THE INITIAL RESEARCH STUDYUsing input gleaned from interviews with 14 senior consultants, Bol and Leiby designed a rich study that would allow them to make broad conclusions about consultation and performance evaluation. One insight repeated by several consultants was that objective measures play a smaller role in promotions, raises, and other meaningful decisions than some might suspect. One consultant even suggested that people making promotion decisions rely solely on their subjective evaluations. Armed with this insight, Bol and Leiby asked managers to assess two junior professional workers who perform nonroutine tasks. One junior employee was somewhat experienced (and therefore eligible to be promoted); the other was a complete rookie and not likely to move up at this time. To operationalize this promotion eligibility, the participants were told that the rookie employee had been with the company for one year, and the promotion-eligible employee had been there five years. The company’s standard career path involved six years at the first level. Bol and Leiby showed managers some descriptions of the young professionals and asked them to rate each employee’s current level of performance and promotion prospects. (Each manager rated a rookie and a promotion-eligible employee.) The information that was constant across managers contained measures of customer satisfaction, budget variances, and project outcomes. In addition to the objective performance metrics, evidence of the two employees’ positive reputations and positive interactions was shared with each manager. What differed was information about employees’ decision-making styles. Some managers were told that both employees exhibited a consultative decision-making style (“sought advice from peers with relative frequency”), some were told that both employees exhibited a more autocratic style (“sought advice from peers with relative infrequency”), and some weren’t told anything about employees’ decision-making style. The results are very interesting for employees looking to be evaluated favorably and get promoted. Consultative junior employees not eligible for promotion were rated highly for current performance and promotion prospects. Those promotion eligible and consultative were rated as equally high on current performance as those who didn’t consult, but they were rated as less likely to be promoted. This not only provides insights into when to consult and when to refrain from consulting, it also shows that higher current performance evaluations don’t automatically result in higher promotion prospects. This finding poses an interesting dilemma: Why are early-stage employees rated highly and seen as promotable when they’re consultative, but later in the career stage they’re less likely to be viewed as promotable even if they continue to be consultative?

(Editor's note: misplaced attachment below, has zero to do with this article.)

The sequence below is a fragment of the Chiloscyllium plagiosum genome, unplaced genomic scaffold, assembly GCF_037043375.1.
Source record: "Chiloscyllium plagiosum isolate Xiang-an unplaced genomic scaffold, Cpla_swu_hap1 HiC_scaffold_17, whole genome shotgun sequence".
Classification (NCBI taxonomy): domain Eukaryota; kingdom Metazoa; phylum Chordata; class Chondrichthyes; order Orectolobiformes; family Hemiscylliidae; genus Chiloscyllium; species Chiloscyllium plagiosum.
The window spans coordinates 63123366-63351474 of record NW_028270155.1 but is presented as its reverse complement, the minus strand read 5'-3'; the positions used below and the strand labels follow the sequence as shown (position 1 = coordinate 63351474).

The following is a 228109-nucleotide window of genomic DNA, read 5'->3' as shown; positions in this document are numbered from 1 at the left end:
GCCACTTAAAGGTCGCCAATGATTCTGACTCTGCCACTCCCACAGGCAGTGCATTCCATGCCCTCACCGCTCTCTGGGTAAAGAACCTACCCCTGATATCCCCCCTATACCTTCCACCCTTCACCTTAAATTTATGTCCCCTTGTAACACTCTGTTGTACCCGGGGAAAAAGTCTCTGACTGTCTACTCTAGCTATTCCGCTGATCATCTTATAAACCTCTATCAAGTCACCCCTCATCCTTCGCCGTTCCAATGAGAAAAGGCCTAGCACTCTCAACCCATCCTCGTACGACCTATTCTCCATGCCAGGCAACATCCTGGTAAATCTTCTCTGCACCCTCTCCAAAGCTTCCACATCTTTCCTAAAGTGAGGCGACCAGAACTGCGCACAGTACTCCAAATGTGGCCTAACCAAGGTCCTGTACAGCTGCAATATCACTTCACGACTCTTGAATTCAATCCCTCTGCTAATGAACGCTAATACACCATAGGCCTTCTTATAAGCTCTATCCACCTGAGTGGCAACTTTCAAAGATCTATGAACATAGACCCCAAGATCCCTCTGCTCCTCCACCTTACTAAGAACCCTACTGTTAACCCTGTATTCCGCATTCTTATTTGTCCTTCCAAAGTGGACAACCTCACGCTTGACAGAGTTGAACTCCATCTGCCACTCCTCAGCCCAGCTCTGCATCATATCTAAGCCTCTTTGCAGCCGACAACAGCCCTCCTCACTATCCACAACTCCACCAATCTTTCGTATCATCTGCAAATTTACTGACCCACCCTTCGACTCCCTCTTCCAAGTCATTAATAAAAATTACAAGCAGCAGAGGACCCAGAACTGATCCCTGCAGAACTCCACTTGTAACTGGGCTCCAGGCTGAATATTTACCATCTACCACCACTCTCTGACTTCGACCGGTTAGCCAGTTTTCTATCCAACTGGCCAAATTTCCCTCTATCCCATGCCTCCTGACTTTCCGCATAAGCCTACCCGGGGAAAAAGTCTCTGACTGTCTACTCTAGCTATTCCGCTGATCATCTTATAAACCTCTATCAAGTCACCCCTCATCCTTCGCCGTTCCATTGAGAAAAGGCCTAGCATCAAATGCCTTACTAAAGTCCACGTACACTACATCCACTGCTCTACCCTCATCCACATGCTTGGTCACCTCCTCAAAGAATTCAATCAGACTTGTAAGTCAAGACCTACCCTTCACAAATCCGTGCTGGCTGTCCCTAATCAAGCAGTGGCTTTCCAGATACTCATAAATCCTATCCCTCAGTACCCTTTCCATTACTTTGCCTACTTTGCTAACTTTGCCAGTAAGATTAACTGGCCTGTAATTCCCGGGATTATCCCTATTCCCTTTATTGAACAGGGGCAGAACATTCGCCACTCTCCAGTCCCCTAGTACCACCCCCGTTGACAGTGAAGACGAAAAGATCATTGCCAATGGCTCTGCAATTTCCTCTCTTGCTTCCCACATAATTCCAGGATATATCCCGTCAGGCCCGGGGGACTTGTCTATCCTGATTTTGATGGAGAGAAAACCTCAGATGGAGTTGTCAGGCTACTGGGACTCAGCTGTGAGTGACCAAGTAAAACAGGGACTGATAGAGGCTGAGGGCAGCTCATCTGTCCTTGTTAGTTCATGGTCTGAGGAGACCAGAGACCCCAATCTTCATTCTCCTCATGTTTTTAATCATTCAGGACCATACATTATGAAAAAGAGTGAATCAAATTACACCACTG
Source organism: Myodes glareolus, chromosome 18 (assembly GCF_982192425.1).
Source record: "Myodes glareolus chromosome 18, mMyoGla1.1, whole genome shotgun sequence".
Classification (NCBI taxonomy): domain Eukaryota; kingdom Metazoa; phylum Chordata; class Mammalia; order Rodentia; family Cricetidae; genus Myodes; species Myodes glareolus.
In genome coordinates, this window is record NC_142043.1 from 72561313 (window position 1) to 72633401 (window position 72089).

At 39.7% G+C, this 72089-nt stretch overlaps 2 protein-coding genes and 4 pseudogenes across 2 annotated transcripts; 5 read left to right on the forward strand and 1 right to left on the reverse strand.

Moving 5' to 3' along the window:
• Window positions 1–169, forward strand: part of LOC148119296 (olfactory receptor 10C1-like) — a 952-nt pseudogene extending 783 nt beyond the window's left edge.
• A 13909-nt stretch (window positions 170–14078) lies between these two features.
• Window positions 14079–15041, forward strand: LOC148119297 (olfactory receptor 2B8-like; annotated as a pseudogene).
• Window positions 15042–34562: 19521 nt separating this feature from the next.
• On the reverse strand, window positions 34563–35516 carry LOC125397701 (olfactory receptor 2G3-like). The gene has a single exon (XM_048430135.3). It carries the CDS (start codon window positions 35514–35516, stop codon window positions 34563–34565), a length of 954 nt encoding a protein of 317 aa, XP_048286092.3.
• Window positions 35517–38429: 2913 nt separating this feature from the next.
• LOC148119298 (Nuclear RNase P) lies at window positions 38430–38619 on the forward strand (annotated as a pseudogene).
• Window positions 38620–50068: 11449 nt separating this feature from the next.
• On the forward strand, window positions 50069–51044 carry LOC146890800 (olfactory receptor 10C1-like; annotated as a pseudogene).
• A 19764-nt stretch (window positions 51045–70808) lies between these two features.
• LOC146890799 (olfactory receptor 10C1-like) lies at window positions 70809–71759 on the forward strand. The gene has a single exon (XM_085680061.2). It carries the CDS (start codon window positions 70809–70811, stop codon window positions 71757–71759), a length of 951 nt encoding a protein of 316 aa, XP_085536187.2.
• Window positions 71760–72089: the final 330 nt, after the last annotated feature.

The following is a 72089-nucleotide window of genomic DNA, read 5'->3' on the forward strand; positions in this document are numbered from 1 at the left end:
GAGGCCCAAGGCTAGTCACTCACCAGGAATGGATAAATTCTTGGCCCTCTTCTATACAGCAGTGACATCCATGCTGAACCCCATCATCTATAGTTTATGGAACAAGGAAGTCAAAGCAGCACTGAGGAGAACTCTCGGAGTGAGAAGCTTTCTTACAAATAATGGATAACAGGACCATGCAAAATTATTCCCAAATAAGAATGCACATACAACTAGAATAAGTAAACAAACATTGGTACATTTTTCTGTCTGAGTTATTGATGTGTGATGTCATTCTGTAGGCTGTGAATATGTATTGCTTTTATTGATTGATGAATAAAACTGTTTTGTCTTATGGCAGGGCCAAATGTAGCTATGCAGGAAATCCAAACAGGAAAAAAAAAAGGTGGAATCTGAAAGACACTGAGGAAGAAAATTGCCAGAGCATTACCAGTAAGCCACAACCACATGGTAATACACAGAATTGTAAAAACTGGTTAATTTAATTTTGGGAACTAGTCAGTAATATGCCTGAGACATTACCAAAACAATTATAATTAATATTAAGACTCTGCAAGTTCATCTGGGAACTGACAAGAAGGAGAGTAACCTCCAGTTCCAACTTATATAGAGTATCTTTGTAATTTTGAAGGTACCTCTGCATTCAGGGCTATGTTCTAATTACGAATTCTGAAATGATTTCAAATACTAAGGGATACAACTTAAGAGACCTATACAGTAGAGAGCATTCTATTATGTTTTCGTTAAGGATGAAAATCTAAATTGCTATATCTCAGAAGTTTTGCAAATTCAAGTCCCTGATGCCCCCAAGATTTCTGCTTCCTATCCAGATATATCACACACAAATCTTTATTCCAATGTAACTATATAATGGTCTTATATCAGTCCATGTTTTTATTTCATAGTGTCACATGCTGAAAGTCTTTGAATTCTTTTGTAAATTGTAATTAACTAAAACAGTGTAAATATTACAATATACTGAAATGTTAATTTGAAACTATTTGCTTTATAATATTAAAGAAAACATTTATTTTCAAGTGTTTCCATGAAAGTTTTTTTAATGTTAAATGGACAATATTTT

THE FOLLOW-UP STUDY
Bol and Leiby’s review of the decision-making literature led them to the idea that complex judgments, like subjective performance evaluation and promotion eligibility, are made simpler by schemas, which are mental models that simplify large or difficult sets of information (see “What Are Schemas?”). As decision makers, we compare information to our schemas to see whether it matches. If it does, the decision has a favorable outcome; if it doesn’t, the decision is unfavorable. Bol and Leiby suspected that managers had different schemas in their minds that helped them make judgments about performance and promotion prospects. That is, the same indicators are used differently depending on the focus of the decision maker.